Monday, August 11, 2014

Blossom Street series

Debbie Macomber's book are my go-to books for light, fluffy reading. I turned to these books over a year ago when I wanted escapist fiction with mostly happy endings mixed with romance.

The series starts with The Shop on Blossom Street. Lydia opens a yarn shop, a lifetime goal after surviving cancer - twice. Little does she expect to find friends among her customers. Each of the characters that attend Lydia's first knitting class are almost predictable in their characterizations. There is the hard-edge, streetwise girl that is doing probation, the infertile woman who wants a baby, the retiree, etc. That alone put me off reading the others in the series for a long time, though to be fair this first book was more successful than other books with a similar concept. Despite the shortcomings of the first story, it was worth going back to Blossom Street to read the rest. The first book came out at the same time that knitting and yarn shops were surging in popularity. Debbie Macomber later came out with a companion series of knitting patterns inspired by the series.

Each story in the series shifts to different characters that are connected to Blossom Street. This is a great way to build a series so that readers do not get bored by reading about the same characters every time. Instead, the reader gets updates on characters from the first book in later books, and occasionally they return as major characters in a new story. My favorite books in the series are Susannah's garden and Twenty Wishes for various reasons. Twenty Wishes was almost inspiring in how the women achieved lifetime goals by writing down their wishes. Their individual journeys was written well. My least favorite story is A Turn in the Road. In this story the major character tries to choose which of two men she should date - her ex-husband or a biker she meets on a road trip. The debate turns annoying when every other paragraph the character can't make up her mind, yet again. This story is a revisit of a character from an earlier book, in which the woman goes through a devastating divorce only to discover a hidden talent and self-worth. A Turn in the Road makes her appear very weak and stupid, which is a disappointment after her recently discovered self.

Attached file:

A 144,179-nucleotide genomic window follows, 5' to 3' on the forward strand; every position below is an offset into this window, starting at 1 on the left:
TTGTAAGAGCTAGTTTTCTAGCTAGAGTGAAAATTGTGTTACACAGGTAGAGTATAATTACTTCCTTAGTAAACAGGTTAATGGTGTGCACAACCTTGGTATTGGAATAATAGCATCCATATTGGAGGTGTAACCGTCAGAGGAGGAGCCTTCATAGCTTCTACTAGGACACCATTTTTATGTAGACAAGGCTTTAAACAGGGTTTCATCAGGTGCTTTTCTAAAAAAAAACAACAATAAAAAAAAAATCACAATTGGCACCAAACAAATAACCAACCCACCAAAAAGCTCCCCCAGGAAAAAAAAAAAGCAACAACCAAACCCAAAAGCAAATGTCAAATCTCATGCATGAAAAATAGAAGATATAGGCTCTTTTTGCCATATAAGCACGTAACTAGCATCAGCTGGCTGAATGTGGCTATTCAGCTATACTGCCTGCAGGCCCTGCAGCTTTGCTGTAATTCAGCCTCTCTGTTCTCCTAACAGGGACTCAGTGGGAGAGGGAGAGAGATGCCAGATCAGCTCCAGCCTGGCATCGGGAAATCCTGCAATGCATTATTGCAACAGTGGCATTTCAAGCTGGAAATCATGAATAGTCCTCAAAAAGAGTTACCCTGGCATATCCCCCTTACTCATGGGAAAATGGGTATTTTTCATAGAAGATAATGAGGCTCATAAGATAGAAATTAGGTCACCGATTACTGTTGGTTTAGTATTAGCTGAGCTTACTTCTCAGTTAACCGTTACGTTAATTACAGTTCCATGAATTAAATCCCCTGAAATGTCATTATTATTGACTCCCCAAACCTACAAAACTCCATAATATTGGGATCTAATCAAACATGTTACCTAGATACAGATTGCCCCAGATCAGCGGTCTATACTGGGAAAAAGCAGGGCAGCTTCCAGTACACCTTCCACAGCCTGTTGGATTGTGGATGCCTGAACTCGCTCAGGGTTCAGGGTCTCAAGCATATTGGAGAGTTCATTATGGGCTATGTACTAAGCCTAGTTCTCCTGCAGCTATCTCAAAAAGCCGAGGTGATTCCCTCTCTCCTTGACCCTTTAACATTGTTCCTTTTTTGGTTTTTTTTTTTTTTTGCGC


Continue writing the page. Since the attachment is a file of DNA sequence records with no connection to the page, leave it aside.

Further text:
Debbie Macomber is still adding to this series. There are two more books I haven't read and will review later. I also want to tackle the Cedar Cove series, which is being made in a Hallmark TV series.

Series Ratings: 4 stars, skip A Turn in the Road

The books I select for review are books which I personally select from my local library. I do not receive any reimbursement from authors or publishers or free books. I do provide links to Amazon as a convenience to the readers of this blog. I do earn a small referral pittance which is not even enough to buy a soda.

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